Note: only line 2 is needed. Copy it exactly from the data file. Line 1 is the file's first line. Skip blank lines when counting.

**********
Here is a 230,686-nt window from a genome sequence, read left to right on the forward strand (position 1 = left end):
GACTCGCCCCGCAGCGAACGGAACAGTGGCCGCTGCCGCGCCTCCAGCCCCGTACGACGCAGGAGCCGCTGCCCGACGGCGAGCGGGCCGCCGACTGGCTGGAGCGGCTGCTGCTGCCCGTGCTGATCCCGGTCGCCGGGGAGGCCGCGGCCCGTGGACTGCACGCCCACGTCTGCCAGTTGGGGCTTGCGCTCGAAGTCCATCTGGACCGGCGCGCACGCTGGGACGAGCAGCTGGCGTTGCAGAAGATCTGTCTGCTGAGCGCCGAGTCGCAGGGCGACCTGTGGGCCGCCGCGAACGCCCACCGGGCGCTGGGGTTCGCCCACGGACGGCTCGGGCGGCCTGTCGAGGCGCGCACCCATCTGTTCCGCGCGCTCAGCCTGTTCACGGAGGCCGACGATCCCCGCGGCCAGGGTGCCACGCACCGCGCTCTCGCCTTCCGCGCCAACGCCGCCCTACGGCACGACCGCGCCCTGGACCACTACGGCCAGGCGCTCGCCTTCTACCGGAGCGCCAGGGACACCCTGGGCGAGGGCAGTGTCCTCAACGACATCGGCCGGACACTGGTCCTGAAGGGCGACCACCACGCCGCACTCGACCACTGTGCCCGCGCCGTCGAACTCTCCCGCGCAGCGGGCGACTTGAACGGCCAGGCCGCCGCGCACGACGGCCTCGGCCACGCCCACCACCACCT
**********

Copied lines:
GACTCGCCCCGCAGCGAACGGAACAGTGGCCGCTGCCGCGCCTCCAGCCCCGTACGACGCAGGAGCCGCTGCCCGACGGCGAGCGGGCCGCCGACTGGCTGGAGCGGCTGCTGCTGCCCGTGCTGATCCCGGTCGCCGGGGAGGCCGCGGCCCGTGGACTGCACGCCCACGTCTGCCAGTTGGGGCTTGCGCTCGAAGTCCATCTGGACCGGCGCGCACGCTGGGACGAGCAGCTGGCGTTGCAGAAGATCTGTCTGCTGAGCGCCGAGTCGCAGGGCGACCTGTGGGCCGCCGCGAACGCCCACCGGGCGCTGGGGTTCGCCCACGGACGGCTCGGGCGGCCTGTCGAGGCGCGCACCCATCTGTTCCGCGCGCTCAGCCTGTTCACGGAGGCCGACGATCCCCGCGGCCAGGGTGCCACGCACCGCGCTCTCGCCTTCCGCGCCAACGCCGCCCTACGGCACGACCGCGCCCTGGACCACTACGGCCAGGCGCTCGCCTTCTACCGGAGCGCCAGGGACACCCTGGGCGAGGGCAGTGTCCTCAACGACATCGGCCGGACACTGGTCCTGAAGGGCGACCACCACGCCGCACTCGACCACTGTGCCCGCGCCGTCGAACTCTCCCGCGCAGCGGGCGACTTGAACGGCCAGGCCGCCGCGCACGACGGCCTCGGCCACGCCCACCACCACCT